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Wednesday, September 20, 2017

A “MARSHALL PLAN” FOR THE POOREST CITY IN AMERICA: Flint Native Gordon Young's Provocative Proposal

In 2013, I interviewed Flint native Gordon Young, for a feature I produced that aired on a public radio station. Young's new book,“Teardown: Memoir of a Vanishing City”, had just been released.

The book chronicled Young’s adventures as he traveled from his home in San Francisco back to where he grew up in Flint. His quest was to buy a home, but the book was more a story of Young trying to reconnect with the city he said made him who he is.

His work has appeared in The New York Times, Slate, Politico, Next City, Utne Reader, and numerous other publications. 

Since 2007, Young has published Flint Expatriates, a blog for the long-lost residents of the Vehicle City. He is a senior lecturer in the Communication Department at Santa Clara University and lives in San Francisco.

Young recently published a follow-up to his book, profiling his friend P-Nut, whose home was destroyed in March by a fire.

“Long before Flint had a water crisis, it had an arson problem. And decades before Cher and Snoop Dogg arrived on the scene with their PR teams, or the journalists and presidential candidates showed up, my hometown was vanishing in ways both large and small. Shifting global economic trends aren’t big on taking union industrial strongholds along for the ride, and Flint was left behind to fend for itself. Obviously, it hasn’t fared well. Decades of double-digit unemployment, population loss, and artless budget cuts equal crime, abandonment, and burning buildings.”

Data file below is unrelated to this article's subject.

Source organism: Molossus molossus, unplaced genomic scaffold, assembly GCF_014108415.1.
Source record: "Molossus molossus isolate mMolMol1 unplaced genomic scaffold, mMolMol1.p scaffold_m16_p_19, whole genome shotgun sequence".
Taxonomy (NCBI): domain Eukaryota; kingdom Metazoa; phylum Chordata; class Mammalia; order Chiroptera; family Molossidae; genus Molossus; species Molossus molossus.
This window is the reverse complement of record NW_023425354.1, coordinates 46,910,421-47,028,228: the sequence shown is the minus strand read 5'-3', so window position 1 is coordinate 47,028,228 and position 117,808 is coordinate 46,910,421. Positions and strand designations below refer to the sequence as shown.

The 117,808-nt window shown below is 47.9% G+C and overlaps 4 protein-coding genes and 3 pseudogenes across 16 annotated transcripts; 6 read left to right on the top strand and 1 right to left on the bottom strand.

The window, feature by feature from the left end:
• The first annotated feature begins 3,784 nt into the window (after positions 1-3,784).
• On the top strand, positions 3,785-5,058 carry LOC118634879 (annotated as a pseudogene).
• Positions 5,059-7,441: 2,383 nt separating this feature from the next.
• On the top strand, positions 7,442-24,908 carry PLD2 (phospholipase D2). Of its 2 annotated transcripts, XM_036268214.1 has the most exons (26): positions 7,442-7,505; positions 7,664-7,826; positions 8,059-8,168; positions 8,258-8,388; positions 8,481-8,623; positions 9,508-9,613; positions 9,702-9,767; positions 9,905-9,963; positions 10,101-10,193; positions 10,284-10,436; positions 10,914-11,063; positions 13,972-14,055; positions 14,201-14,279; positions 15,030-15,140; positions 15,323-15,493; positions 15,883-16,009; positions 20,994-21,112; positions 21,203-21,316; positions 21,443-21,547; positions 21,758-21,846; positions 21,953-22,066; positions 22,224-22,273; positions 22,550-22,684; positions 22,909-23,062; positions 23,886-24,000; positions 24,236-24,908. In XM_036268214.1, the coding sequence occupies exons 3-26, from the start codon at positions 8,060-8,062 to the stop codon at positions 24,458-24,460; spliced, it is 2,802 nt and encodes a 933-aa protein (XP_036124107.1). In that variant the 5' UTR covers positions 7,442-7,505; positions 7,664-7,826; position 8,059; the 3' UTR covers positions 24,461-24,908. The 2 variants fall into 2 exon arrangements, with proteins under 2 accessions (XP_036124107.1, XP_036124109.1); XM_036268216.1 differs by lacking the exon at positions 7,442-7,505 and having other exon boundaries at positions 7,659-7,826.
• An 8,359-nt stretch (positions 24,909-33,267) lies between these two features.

Ironically, P-Nut's Civic Park home, shown at left in 2010, “was the childhood home of writer Ben Hamper, the autoworker and bestselling author of Rivethead: Tales From the Assembly Line, a searingly funny book on factory life in Flint.” 

Flint, Michigan tops the list in two unfortunate poverty departments. 

Numbers recently released by the U.S. Census Bureau show 45% of residents and 58% of children in Flint are living in poverty. These percentages not only place Flint as the poorest city in Michigan, but nationwide as well when comparing every American city with at least a 65,000 person population. 

Read Young's entire post, “How to Fix Flint”, at this link.

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